Propping Up Coal at the Taxpayers’ Expense

W._Va._coal_mine_1908By Peter Galuszka

It’s always curious when big business and their bankrolled politicians complain about how the government and its regulations stymie the “magic of the free market.”

Then they turn around and keep protectionist policies that give certain industries big favors such as tax credits.

That’s what the General Assembly has done with a bill that would have reduced tax credits doled out to utilities that burn coal mined in Virginia. The original proposal backed by Gov. Terry McAuliffe was intended to help fill a $2.4 billion gap in the state’s biennial budget.

The idea quickly ran afoul of Dominion Virginia Power and the Virginia Coal & Energy Alliance. The original idea was to scale back tax credits but cap coal tax deductions at $500,000 in any given year. But after the utility and the coal industry lobbyists got involved, a bill to retain the tax credits was quickly approved setting caps at a more generous $7.5 million in a given year.

The credits stem from a law passed in 1999. Its purpose is to make it easier for big utilities like Dominion to choose thermal coal mined in Virginia over product mined elsewhere.

Coal production peaked in the state at 46 million tons. It’s now about 22 million tons or less. Coal employment has likewise dropped sharply over the years.

Much of the coal mined in Southwest Virginia is of high quality and some can be used either to generate electricity or make steel. The problem is its cost. Many of the seams in the state have played out and coal is increasingly thinner and is in  harder to reach areas. The cost of mining it has gone up.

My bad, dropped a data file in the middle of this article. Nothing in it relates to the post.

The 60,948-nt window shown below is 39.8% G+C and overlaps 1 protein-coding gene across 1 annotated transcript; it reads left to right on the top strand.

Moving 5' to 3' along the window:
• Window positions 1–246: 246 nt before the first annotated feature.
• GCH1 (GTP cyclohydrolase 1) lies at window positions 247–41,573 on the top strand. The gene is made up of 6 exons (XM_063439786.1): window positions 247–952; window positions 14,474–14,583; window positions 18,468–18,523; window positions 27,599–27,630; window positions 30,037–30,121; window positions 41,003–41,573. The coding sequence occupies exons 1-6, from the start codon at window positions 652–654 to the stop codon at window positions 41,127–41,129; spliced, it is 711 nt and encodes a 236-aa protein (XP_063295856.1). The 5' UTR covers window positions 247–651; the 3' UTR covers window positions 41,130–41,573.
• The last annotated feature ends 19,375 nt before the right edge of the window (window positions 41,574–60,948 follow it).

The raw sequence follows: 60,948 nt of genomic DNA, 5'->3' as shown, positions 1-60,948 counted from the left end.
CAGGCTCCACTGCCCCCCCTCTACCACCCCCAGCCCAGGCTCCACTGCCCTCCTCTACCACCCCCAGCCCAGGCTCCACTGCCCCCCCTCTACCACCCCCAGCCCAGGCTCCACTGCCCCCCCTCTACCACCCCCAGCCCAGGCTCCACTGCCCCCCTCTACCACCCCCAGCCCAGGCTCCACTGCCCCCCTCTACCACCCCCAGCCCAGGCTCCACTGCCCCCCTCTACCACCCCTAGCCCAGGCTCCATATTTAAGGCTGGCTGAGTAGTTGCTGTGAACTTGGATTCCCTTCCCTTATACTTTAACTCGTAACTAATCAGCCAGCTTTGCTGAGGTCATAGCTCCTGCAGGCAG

For years coal maintained a price advantage over alternatives such as natural gas but thanks to hydraulic fracturing, that is no longer the case. Utilities like Dominion have been converted facilities to gas or are building new plants that use gas. Its last coal-related plant is a hybrid near St. Paul.

What’s causing this shift away from coal? High production costs and cheaper alternatives. Out West, in the Powder River Basin of Wyoming and Montana, coal is cheap and easy to mine. It does well. In other words, the free market is affecting  the declining Virginia coal industry  yet the General Assembly wants to prop it up at the expense of taxpayers and the budget.

By the way, Dominion and coal giant Alpha Natural Resources in Bristol are among the biggest political donors in the state.

The Self-Inflicted Infrastructure “Crisis”

Gravel roads look a whole lot better if you're paying for them yourself.